UK Water Supplier Falls Victim to Cyberattack from Clop Ransomware Gang

UK Water Supplier Falls Victim to Cyberattack from Clop Ransomware Gang

Colin Thierry Colin Thierry
Published on: August 19, 2022
UK Water Supplier Falls Victim to Cyberattack from Clop Ransomware Gang

South Staffordshire PLC, the parent company of South Staffs Water and Cambridge Water, issued a statement notifying British citizens that the company fell victim to a cyberattack.

South Staffordshire supplies drinking water to around 1.3 million people and 35,000 commercial customers in the West Midlands, South Staffordshire, South Derbyshire, North Warwickshire, and North Worcestershire.

The integrated services group provides a range of specialized services, mainly in the UK water sector. However, South Staffordshire has also increasingly started to provide services for owners of other infrastructure.

On Monday, the group issued a statement that revealed it was “the target of a criminal cyber-attack.”

“As you’d expect our number one priority is to continue to maintain safe public water supplies,” the group said in its statement. “This incident has not affected our ability to supply safe water and we can confirm we are still supplying safe water to all of our Cambridge Water and South Staffs Water customers. This is thanks to the robust systems and controls over water supply and quality we have in place at all times as well as the quick work of our teams to respond to this incident and implement the additional measures we have put in place on a precautionary basis.”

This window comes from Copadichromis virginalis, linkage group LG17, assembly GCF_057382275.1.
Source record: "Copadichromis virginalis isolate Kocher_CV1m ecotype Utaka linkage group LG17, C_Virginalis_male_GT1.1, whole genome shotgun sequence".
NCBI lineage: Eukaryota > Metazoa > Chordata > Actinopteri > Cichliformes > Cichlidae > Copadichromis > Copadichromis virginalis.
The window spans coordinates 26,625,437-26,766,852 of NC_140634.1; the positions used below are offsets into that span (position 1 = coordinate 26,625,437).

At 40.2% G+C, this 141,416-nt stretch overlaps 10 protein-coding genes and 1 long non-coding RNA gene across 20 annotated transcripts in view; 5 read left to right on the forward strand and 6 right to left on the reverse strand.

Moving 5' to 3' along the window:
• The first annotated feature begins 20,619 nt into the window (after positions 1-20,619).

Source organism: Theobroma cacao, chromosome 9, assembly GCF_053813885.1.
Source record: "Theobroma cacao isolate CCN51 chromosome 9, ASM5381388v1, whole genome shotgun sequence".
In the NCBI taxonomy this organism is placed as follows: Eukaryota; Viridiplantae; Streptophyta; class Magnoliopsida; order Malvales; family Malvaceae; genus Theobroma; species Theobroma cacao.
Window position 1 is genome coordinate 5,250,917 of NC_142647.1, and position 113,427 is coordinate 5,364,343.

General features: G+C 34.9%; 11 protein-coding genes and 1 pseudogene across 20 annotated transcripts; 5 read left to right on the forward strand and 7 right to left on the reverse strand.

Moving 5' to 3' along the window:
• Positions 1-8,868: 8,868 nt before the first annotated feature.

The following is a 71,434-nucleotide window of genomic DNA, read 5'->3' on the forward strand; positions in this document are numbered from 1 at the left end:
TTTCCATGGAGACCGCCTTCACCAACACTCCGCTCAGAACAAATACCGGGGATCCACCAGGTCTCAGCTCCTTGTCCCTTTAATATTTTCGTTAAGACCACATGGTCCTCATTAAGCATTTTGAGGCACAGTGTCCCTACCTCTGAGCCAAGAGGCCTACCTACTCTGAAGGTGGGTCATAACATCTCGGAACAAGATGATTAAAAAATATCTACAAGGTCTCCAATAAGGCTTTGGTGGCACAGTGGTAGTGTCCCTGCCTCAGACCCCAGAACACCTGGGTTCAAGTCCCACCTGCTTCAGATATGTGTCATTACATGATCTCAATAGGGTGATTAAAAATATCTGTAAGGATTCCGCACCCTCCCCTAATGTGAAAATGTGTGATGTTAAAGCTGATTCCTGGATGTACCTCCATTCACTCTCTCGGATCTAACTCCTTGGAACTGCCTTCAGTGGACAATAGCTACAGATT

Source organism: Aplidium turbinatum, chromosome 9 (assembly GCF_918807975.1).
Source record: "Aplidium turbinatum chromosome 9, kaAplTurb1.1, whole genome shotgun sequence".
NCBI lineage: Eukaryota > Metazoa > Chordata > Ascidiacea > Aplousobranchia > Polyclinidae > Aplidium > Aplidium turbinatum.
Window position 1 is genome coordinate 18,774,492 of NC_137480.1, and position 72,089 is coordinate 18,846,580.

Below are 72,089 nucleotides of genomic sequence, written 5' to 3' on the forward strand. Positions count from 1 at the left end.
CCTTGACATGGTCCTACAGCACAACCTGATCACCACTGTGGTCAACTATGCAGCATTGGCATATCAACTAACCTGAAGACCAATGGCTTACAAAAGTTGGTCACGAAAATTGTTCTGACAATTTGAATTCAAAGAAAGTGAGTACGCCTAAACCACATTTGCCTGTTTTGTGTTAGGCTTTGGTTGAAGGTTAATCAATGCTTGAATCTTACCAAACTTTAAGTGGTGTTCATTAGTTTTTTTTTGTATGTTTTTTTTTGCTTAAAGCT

The attack disrupted the corporate IT network of South Staffordshire. However, the company maintained that it was deploying teams to “resolve this as quickly as possible.”

According to the notice, customer service teams were not impacted by the cyberattack.

Reportedly, the Clop ransomware gang has claimed responsibility for the attack. South Staffordshire said that it planned to keep UK citizens updated on the attack while investigations continue.

Threat actors from Clop have attacked a variety of high-profile targets over the past two years, including energy companies, educational institutions, pharma providers, and the cybersecurity sector.

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